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Europe's Riskiest Countries Find Debt Markets Wide Open -- Update

10/20/2020 | 08:01am EST

By Anna Hirtenstein

Borrowing costs for Europe's riskiest governments are hitting record lows as investors bet on newfound European political cohesion. Also pushing yields lower are U.S. election dynamics reverberating across the Atlantic.

Yields on 10-year benchmark debt of Italy and Greece dropped to all-time lows last week, both well under 1%. In a sign inventors see fewer risks among eurozone members, Southern European yields have converged to the narrowest point in years with those of Germany, considered the safest in the region.

Greece's borrowing costs shrank to the tightest point relative to Germany since 2009 last week, a flashback to before last decade's eurozone debt crisis exposed financial fault lines across the Continent. Italy's are at their lowest since 2018.

The dwindling differentiation in borrowing costs among European nations is a remarkable turn. In March, those yields spiked, rekindling fears that the eurozone's various members wouldn't hang together through the coronavirus crisis.

Instead, investors have flooded into European debt, having grown comfortable with the European Central Bank's and the European Union's response to the pandemic. A pan-EU stimulus plan, in which all the nations share the financial burden, is seen as a leveler for the worst-hit economies, which also happen to be the most indebted.

The European Commission tapped the market on Tuesday for the first issuance of its common debt that will finance its coronavirus-relief programs, raising EUR17 billion, equivalent to $20 billion, from the sale of 10-year and 20-year bonds. This iteration is to finance a job-protection program for its member states.

Europe's riskier government bonds rallied further in recent weeks. Slipping growth and inflation in the face of a second round of Covid-19 lockdowns have raised expectations that the ECB will boost its stimulus at coming meetings.

Another factor far from Europe is improved poll numbers for Democrats in the coming U.S. election. This has prompted some investors to reassess their view of Treasurys, making European government bonds more attractive. Bond prices rise as yields fall.

"What markets are focused on is the widening in the polls, [Democratic presidential candidate Joe] Biden pulling ahead by a greater margin," said Scott Thiel, chief fixed-income strategist at BlackRock. "It's bullish for stocks and bearish for fixed income. If you're a European investor who's opportunistically invested in the U.S., this outcome might shift you back to European assets."

While election results in 2016 caught investors off-guard, markets are factoring in the possibility that Democrats will win the White House and both chambers of Congress. That would smooth the way for stimulus spending plans to materialize quickly.

In theory, another jump in government spending would mean an increase in supply of U.S. government bonds and faster growth. That could depress bond prices and send yields up on Treasurys, though the Federal Reserve's aggressive bond buying has kept a lid on yields this year.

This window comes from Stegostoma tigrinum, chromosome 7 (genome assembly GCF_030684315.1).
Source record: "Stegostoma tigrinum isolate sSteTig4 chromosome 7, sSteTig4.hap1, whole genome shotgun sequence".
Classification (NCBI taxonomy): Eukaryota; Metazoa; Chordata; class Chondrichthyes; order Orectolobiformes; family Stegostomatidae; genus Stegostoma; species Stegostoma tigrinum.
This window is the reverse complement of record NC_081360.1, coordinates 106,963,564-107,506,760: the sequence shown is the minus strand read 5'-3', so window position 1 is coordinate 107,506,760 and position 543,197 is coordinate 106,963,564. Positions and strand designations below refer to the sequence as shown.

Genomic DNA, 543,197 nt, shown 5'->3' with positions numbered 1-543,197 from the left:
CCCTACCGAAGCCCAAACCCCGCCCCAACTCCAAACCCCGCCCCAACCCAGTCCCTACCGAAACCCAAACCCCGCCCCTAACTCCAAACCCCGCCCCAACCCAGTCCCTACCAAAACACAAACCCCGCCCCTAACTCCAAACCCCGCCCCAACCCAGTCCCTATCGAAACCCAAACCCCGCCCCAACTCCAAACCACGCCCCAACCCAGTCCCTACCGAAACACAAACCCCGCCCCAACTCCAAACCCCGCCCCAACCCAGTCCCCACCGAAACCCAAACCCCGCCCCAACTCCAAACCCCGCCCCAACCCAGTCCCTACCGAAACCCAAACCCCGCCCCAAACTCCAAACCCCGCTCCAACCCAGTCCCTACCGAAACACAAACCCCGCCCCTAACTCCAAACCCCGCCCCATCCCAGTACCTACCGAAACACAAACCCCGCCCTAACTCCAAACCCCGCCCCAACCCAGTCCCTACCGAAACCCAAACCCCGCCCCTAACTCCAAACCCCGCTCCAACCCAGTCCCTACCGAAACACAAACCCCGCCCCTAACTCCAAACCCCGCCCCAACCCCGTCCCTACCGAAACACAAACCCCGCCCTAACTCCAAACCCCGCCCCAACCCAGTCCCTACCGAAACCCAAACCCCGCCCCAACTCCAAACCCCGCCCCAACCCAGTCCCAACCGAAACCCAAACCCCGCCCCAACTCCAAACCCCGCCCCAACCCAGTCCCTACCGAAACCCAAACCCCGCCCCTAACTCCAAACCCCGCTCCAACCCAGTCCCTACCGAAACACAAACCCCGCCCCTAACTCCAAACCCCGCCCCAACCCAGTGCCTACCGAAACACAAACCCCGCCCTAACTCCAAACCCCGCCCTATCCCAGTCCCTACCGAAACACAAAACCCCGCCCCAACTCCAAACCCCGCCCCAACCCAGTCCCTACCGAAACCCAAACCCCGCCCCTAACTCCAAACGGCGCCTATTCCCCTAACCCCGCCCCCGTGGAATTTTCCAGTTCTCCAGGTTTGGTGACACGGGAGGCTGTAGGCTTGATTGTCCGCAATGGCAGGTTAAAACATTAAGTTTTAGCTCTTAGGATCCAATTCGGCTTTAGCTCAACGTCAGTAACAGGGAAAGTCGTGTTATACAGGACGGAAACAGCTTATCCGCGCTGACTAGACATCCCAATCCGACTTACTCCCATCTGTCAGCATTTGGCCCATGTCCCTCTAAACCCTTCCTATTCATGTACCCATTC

Jon Jonsson, a fixed-income portfolio manager at Neuberger Berman, has sold off longer-dated Treasurys and bought more Southern European government debt, which still has a positive yield. He bets there could be a "repricing of Treasurys" if a big stimulus bill is passed under a new administration.

Yields on 10-year Treasury notes have edged up in recent weeks to 0.76% Monday, near their highest since June.

While both Europe and the U.S. have enacted big financial responses to the pandemic, the market is focusing on the differences in order of magnitude. The Democrats' multitrillion-dollar spending plan dwarfs the EU's recovery package of EUR750 billion.

"While fiscal policy is easy all around the world, no other developed market is looking at this kind of level," besides the U.S., said Seamus Mac Gorain, head of global rates at J.P. Morgan Asset Management.

Also favoring European bonds is a quirk of derivatives markets. The spread on three-month euro-dollar basis swaps, a contract that traders use to hedge risk when they lend in one currency and borrow in another, has turned negative since late August. This means investors who mainly use dollars can earn a relatively higher return by owning European bonds.

To be sure, there are risks to the current dynamic, including an uncertain election outcome in the U.S. or a double-dip recession as coronavirus cases mount. The U.K. and EU also remain at loggerheads over a post-Brexit trade deal to replace a transitional agreement that expires at the end of the year.

Lower yields have helped European governments raise funds at record-low costs. Italy issued one of its mainstream government bonds with a zero coupon for the first time on Oct. 13. The yield on its benchmark 10-year debt reached an all-time low of 0.639% the day after. The Greek equivalent also plumbed new depths, reaching 0.763%. Earlier this year, Italy's yield was close to 3% and Greece's was above 4%.

Write to Anna Hirtenstein at anna.hirtenstein@wsj.com

(END) Dow Jones Newswires

10-20-20 0759ET

Stocks mentioned in the article
ChangeLast1st jan.
BLACKROCK, INC. 0.44% 718.36 Delayed Quote.42.90%
EURO / BRITISH POUND (EUR/GBP) -0.46% 0.90256 Delayed Quote.6.36%
EURO / US DOLLAR (EUR/USD) 0.01% 1.2123 Delayed Quote.8.04%
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